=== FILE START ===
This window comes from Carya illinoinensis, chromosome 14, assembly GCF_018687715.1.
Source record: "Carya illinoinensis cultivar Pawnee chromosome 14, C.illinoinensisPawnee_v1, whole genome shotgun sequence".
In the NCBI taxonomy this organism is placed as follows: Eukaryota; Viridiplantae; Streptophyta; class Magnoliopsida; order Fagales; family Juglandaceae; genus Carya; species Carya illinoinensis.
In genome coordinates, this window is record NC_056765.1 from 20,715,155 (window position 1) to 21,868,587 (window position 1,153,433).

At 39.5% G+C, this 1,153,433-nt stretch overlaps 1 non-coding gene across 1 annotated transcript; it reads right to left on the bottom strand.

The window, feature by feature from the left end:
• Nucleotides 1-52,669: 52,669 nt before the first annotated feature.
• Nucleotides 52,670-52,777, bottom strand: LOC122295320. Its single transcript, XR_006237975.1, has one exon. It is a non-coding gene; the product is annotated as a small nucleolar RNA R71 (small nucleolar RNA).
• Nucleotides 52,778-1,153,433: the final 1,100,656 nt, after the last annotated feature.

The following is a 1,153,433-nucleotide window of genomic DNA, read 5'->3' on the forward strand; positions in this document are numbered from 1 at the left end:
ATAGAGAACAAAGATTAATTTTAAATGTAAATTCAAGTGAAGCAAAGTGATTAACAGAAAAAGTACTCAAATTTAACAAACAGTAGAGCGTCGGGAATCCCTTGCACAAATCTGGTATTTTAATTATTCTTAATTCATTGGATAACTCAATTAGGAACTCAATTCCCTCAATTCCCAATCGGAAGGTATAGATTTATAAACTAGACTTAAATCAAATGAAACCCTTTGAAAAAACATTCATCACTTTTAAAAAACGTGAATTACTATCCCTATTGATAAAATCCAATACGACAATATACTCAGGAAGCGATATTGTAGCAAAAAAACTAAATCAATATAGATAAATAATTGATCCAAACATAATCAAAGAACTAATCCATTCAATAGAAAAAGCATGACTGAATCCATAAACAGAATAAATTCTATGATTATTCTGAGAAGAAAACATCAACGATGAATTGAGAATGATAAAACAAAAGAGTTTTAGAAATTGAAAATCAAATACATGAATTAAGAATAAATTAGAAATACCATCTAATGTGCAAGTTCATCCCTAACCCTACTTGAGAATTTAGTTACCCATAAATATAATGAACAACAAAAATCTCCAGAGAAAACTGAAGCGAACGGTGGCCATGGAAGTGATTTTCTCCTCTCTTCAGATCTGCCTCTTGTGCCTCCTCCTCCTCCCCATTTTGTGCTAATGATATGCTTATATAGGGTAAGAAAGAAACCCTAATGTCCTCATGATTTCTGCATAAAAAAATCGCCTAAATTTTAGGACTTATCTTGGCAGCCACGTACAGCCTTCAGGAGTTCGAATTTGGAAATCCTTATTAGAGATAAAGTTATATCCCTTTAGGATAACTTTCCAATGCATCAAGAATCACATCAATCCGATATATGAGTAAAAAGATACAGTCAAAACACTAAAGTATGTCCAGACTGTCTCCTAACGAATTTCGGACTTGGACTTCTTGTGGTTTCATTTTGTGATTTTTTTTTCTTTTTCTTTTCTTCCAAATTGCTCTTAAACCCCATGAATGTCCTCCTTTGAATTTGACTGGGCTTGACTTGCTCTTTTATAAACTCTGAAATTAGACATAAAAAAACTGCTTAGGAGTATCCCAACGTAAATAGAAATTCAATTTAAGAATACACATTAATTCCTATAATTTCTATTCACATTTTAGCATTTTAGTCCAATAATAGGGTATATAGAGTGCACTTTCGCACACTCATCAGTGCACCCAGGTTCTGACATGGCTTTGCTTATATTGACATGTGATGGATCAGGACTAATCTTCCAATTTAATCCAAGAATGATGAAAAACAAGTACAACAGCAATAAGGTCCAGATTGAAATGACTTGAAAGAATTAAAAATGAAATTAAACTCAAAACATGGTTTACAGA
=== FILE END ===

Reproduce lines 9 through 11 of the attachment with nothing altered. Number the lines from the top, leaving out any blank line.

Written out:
• Nucleotides 52,778-1,153,433: the final 1,100,656 nt, after the last annotated feature.

The following is a 1,153,433-nucleotide window of genomic DNA, read 5'->3' on the forward strand; positions in this document are numbered from 1 at the left end:
ATAGAGAACAAAGATTAATTTTAAATGTAAATTCAAGTGAAGCAAAGTGATTAACAGAAAAAGTACTCAAATTTAACAAACAGTAGAGCGTCGGGAATCCCTTGCACAAATCTGGTATTTTAATTATTCTTAATTCATTGGATAACTCAATTAGGAACTCAATTCCCTCAATTCCCAATCGGAAGGTATAGATTTATAAACTAGACTTAAATCAAATGAAACCCTTTGAAAAAACATTCATCACTTTTAAAAAACGTGAATTACTATCCCTATTGATAAAATCCAATACGACAATATACTCAGGAAGCGATATTGTAGCAAAAAAACTAAATCAATATAGATAAATAATTGATCCAAACATAATCAAAGAACTAATCCATTCAATAGAAAAAGCATGACTGAATCCATAAACAGAATAAATTCTATGATTATTCTGAGAAGAAAACATCAACGATGAATTGAGAATGATAAAACAAAAGAGTTTTAGAAATTGAAAATCAAATACATGAATTAAGAATAAATTAGAAATACCATCTAATGTGCAAGTTCATCCCTAACCCTACTTGAGAATTTAGTTACCCATAAATATAATGAACAACAAAAATCTCCAGAGAAAACTGAAGCGAACGGTGGCCATGGAAGTGATTTTCTCCTCTCTTCAGATCTGCCTCTTGTGCCTCCTCCTCCTCCCCATTTTGTGCTAATGATATGCTTATATAGGGTAAGAAAGAAACCCTAATGTCCTCATGATTTCTGCATAAAAAAATCGCCTAAATTTTAGGACTTATCTTGGCAGCCACGTACAGCCTTCAGGAGTTCGAATTTGGAAATCCTTATTAGAGATAAAGTTATATCCCTTTAGGATAACTTTCCAATGCATCAAGAATCACATCAATCCGATATATGAGTAAAAAGATACAGTCAAAACACTAAAGTATGTCCAGACTGTCTCCTAACGAATTTCGGACTTGGACTTCTTGTGGTTTCATTTTGTGATTTTTTTTTCTTTTTCTTTTCTTCCAAATTGCTCTTAAACCCCATGAATGTCCTCCTTTGAATTTGACTGGGCTTGACTTGCTCTTTTATAAACTCTGAAATTAGACATAAAAAAACTGCTTAGGAGTATCCCAACGTAAATAGAAATTCAATTTAAGAATACACATTAATTCCTATAATTTCTATTCACATTTTAGCATTTTAGTCCAATAATAGGGTATATAGAGTGCACTTTCGCACACTCATCAGTGCACCCAGGTTCTGACATGGCTTTGCTTATATTGACATGTGATGGATCAGGACTAATCTTCCAATTTAATCCAAGAATGATGAAAAACAAGTACAACAGCAATAAGGTCCAGATTGAAATGACTTGAAAGAATTAAAAATGAAATTAAACTCAAAACATGGTTTACAGA